Survival Math: Notes on an All-American Family

Image of Survival Math: Notes on an All-American Family
Release Date: 
March 5, 2019
Reviewed by: 

“The night a stone-fisted neo-barbarian would beat her to gashes and aches everlasting.”

Fans of Portlandia may not like this book as it reveals in poignant detail how class divisions, slums, and gangs thrive in Jackson’s home stomping ground, oft depicted as an idyllic haven. Jackson writes with the informed swagger of Gabriel Garcia Marquez. His caesura of Latin and Greek verse breaks up the grittiness of his drugs, sex, and violence-filled memoir with poetry informed by the ancients. Reading it is like auditing a philosophy class with history thrown in for good measure. Jackson’s phrasing is a brilliant new language, inciting renewed interest for all readers to tackle big subjects. The timbre of his metaphors provides comfort and release from some of the raw traumatic detail in his memoir.

Jackson’s chapter on “The Scale” reveals a revelatory way to think about violence, which should be mandatory in all public schools. Here he quotes Johan Galtung, “Violence is present when human beings are being influenced so that their actual somatic and mental realizations are below their potential realizations.” The author muses, “Coercing women to accept living in a world far below their potentials, to abide disappointments, deceptions, affronts, to mute the voice that chides against them expecting better—all violences.” No greater eloquence could be deployed about the pain women suffer and what they feel could be expressed in this book or the world.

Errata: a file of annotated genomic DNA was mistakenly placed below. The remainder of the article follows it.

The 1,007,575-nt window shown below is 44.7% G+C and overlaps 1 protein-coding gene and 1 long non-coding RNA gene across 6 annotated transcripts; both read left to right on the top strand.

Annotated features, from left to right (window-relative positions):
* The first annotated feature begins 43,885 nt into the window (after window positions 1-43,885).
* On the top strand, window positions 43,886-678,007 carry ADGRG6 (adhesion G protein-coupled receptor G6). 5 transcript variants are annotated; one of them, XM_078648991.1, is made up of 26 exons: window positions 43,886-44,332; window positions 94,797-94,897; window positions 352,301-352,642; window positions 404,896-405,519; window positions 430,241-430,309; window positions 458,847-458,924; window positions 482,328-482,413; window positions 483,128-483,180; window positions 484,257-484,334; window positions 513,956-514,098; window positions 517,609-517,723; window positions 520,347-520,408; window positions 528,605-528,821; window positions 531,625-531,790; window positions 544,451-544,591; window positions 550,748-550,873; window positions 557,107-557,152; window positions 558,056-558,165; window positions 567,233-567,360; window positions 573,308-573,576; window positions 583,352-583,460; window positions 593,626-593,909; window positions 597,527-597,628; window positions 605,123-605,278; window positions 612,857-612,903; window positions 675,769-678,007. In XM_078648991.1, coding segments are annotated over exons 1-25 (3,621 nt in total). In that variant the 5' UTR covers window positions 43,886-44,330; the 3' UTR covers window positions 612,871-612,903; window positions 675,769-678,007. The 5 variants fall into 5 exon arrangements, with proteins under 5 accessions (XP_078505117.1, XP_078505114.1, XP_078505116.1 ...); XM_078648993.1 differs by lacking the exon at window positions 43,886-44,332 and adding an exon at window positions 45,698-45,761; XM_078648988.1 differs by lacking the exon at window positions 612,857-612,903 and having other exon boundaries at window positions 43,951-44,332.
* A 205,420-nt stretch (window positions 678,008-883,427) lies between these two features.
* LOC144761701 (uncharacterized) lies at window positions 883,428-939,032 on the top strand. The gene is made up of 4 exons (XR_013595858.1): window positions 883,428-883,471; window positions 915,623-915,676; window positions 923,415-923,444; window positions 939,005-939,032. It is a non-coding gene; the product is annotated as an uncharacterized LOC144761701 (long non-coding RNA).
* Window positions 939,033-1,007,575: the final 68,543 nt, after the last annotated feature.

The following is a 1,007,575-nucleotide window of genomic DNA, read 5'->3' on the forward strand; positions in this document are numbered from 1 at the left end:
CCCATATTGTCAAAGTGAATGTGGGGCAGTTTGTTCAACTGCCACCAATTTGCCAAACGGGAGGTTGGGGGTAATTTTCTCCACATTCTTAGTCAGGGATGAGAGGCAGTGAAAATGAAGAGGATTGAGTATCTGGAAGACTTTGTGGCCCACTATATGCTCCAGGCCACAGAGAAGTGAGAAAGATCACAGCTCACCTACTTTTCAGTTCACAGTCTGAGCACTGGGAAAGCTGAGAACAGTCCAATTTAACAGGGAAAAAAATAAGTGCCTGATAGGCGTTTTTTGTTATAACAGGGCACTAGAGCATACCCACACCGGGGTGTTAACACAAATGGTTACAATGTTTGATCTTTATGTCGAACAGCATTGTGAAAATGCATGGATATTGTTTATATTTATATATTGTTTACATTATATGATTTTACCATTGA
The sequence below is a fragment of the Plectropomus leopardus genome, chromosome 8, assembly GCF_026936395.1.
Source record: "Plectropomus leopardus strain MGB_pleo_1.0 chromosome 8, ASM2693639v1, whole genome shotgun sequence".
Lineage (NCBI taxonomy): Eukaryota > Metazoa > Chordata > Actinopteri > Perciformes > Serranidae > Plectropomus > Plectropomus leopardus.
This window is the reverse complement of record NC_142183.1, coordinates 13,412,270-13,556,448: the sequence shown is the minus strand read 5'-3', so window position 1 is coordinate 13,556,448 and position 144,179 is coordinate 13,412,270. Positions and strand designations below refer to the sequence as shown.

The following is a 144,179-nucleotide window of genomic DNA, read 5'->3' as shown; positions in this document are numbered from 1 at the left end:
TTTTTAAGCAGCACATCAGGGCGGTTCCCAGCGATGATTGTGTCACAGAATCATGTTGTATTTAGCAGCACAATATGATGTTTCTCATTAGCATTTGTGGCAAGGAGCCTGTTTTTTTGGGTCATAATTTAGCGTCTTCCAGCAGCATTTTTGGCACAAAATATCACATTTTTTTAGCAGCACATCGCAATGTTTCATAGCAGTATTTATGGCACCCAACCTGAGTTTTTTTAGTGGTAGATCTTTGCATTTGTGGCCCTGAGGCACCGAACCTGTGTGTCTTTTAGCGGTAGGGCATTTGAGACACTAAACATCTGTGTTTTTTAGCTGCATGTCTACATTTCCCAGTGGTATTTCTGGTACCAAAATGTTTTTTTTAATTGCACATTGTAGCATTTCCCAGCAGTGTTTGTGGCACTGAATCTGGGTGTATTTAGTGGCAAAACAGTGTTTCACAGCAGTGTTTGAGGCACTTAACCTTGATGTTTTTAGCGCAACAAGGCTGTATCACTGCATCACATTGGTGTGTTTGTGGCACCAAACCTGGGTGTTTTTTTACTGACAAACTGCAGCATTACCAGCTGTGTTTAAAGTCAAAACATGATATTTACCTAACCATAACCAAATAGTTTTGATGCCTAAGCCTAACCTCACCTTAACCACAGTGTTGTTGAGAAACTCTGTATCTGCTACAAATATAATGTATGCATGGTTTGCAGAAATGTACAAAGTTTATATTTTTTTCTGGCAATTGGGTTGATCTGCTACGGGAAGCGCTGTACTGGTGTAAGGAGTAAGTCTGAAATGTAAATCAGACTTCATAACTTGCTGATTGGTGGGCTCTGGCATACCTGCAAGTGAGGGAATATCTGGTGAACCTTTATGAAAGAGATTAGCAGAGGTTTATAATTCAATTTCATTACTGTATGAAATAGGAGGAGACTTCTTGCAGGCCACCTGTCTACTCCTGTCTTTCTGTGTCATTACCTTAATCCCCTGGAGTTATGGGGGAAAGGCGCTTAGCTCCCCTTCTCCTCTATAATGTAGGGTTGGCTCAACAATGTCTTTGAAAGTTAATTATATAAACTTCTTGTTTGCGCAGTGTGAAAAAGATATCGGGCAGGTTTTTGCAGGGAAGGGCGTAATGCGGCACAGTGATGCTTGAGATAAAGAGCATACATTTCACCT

Jackson’s memoir moves fluidly across the pantheon of single-mom families, his hopeful take on the utility of composite dads, urban environmental hazards, and death of friends and family—the hard way. Lest you think the book will be too gut wrenching to read, there is humor galore and plenty of relatability. Maybe the millennials won’t understand the Crown Royal bag of Polaroids but the boomers will find it hysterical.

His musings on pimp culture reveal the many tentacled heads of the sex trade and the long downward spiral, usually fueled by drugs, for pimps and the working girls. You will definitely understand the Mann Act after this one and never feel the same way biting into that apple again.

Survival Math is an homage to the deaths from gang violence, everpresent in urban environments, cited across several different cities. This isn’t made up shit, but he does change names to protect those who are incriminated.

From the Emancipation Proclamation to modern day Jim Crow Jackson infuses an understanding of the dominance of “white culture” which is revelatory. Here’s hoping that Spike Lee directs the movie for this book demands a technicolor experience and a howling score.